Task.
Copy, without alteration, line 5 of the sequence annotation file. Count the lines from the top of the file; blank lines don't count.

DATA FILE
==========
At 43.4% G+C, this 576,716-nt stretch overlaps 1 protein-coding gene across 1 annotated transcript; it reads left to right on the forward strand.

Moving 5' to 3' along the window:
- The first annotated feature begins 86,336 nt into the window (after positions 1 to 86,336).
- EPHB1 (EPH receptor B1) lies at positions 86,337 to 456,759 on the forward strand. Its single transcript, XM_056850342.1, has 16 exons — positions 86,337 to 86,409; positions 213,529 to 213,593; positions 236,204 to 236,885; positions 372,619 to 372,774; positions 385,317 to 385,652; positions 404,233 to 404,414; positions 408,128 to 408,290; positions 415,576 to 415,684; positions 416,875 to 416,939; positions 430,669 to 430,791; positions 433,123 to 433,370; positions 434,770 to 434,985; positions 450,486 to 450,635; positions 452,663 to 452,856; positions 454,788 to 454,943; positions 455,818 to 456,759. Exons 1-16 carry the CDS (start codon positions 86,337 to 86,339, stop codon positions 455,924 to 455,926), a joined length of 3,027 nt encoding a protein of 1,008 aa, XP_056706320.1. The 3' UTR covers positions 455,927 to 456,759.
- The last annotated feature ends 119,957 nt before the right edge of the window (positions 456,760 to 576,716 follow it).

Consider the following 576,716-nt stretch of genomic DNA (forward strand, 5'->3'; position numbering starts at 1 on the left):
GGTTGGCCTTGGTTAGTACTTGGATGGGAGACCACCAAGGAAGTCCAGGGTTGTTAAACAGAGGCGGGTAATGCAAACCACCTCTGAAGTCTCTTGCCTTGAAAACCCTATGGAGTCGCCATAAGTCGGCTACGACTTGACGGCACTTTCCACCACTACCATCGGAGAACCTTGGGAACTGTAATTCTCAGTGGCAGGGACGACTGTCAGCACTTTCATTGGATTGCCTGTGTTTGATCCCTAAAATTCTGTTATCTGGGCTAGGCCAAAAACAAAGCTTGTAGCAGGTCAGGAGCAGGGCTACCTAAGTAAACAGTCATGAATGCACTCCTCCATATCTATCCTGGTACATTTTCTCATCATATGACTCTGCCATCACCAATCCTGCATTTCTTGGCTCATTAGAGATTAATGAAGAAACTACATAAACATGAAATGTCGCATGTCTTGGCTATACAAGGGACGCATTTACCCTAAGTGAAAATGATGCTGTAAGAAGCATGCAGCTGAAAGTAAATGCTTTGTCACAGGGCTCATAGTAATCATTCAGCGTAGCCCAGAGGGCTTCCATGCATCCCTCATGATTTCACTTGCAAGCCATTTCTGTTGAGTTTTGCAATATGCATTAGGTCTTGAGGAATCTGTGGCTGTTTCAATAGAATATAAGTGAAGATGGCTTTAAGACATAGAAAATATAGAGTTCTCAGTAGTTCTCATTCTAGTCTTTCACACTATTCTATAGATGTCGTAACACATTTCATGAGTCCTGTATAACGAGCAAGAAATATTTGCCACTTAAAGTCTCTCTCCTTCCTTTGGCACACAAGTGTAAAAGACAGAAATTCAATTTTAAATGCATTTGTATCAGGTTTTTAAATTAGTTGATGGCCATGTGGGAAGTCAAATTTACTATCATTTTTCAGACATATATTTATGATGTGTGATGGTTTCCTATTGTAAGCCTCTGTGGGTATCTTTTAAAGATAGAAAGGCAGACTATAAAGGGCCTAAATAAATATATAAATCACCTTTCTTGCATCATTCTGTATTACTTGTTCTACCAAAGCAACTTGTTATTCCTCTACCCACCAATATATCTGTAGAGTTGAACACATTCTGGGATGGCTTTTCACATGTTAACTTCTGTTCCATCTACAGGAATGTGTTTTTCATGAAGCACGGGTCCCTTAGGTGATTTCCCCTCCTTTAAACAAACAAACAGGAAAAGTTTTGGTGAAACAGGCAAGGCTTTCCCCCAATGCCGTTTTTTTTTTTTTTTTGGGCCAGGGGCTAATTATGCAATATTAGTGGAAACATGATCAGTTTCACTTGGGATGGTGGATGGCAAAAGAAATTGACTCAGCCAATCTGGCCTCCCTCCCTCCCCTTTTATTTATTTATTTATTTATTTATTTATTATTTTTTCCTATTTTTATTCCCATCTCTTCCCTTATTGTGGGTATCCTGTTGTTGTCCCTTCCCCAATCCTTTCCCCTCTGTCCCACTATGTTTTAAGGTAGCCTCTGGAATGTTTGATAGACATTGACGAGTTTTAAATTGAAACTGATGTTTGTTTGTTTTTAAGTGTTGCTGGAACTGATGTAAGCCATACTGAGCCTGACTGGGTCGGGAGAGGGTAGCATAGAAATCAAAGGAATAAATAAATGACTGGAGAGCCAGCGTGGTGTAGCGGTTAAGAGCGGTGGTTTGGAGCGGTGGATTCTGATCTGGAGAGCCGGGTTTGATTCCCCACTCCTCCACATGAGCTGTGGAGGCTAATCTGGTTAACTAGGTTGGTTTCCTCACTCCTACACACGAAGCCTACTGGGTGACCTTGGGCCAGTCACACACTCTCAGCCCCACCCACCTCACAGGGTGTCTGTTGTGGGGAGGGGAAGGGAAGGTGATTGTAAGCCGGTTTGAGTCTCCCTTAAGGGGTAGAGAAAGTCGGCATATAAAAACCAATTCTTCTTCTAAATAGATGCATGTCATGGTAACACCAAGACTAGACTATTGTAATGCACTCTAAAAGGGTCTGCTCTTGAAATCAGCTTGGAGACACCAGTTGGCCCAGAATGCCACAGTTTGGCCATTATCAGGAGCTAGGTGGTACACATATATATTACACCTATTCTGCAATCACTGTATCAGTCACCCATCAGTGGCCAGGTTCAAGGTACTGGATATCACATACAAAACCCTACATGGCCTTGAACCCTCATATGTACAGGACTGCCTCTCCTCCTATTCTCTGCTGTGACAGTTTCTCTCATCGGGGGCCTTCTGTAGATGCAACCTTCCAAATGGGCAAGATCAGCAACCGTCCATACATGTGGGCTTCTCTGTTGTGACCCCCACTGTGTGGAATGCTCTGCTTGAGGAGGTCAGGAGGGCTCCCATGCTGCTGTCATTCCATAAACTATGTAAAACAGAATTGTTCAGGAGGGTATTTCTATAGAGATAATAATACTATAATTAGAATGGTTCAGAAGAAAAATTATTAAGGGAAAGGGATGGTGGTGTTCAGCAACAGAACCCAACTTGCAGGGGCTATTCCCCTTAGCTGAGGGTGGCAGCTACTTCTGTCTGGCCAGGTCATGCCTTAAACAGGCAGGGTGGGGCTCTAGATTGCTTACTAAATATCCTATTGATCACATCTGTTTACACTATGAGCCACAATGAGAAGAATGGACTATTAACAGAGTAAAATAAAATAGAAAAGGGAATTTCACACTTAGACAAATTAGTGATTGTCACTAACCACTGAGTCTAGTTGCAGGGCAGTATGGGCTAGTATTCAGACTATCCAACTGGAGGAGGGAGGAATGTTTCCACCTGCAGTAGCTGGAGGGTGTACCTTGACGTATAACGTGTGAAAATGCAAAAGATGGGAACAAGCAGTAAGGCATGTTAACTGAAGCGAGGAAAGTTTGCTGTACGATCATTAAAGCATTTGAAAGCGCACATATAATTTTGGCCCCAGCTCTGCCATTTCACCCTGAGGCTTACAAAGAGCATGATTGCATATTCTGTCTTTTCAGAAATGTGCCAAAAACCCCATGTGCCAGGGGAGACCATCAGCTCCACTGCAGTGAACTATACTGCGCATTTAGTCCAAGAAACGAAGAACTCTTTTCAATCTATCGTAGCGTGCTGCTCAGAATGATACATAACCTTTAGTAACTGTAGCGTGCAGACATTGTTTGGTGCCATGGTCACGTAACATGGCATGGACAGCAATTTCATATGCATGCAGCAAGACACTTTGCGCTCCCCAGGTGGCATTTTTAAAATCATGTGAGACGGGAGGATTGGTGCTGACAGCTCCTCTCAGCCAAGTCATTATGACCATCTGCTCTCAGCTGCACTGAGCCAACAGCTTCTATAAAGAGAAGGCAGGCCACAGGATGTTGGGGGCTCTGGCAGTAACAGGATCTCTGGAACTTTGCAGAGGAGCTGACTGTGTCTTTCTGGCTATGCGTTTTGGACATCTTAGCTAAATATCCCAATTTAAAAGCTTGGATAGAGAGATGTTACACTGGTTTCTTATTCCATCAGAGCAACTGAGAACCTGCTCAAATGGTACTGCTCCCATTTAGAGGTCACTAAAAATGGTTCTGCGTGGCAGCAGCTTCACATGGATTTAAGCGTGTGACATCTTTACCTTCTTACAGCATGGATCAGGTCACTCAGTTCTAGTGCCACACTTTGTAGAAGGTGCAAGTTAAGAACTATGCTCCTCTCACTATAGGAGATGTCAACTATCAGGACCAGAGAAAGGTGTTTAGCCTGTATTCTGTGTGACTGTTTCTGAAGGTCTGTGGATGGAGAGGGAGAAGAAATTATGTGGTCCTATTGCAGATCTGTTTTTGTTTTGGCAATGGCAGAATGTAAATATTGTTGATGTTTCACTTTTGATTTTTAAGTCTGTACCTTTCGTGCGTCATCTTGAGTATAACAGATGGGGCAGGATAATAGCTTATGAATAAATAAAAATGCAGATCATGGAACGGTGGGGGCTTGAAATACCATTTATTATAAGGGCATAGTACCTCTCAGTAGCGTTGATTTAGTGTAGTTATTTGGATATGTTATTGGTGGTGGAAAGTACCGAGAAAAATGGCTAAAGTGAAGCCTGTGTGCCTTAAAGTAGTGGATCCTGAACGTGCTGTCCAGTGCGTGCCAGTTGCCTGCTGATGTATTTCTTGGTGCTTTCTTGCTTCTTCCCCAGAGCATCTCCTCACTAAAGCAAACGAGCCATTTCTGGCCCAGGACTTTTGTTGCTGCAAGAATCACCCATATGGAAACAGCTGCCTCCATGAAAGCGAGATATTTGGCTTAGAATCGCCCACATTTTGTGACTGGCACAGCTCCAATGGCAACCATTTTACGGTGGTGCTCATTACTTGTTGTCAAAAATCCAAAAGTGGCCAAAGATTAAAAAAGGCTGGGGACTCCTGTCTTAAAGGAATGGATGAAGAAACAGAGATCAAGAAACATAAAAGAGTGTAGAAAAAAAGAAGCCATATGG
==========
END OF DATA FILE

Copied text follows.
- The last annotated feature ends 119,957 nt before the right edge of the window (positions 456,760 to 576,716 follow it).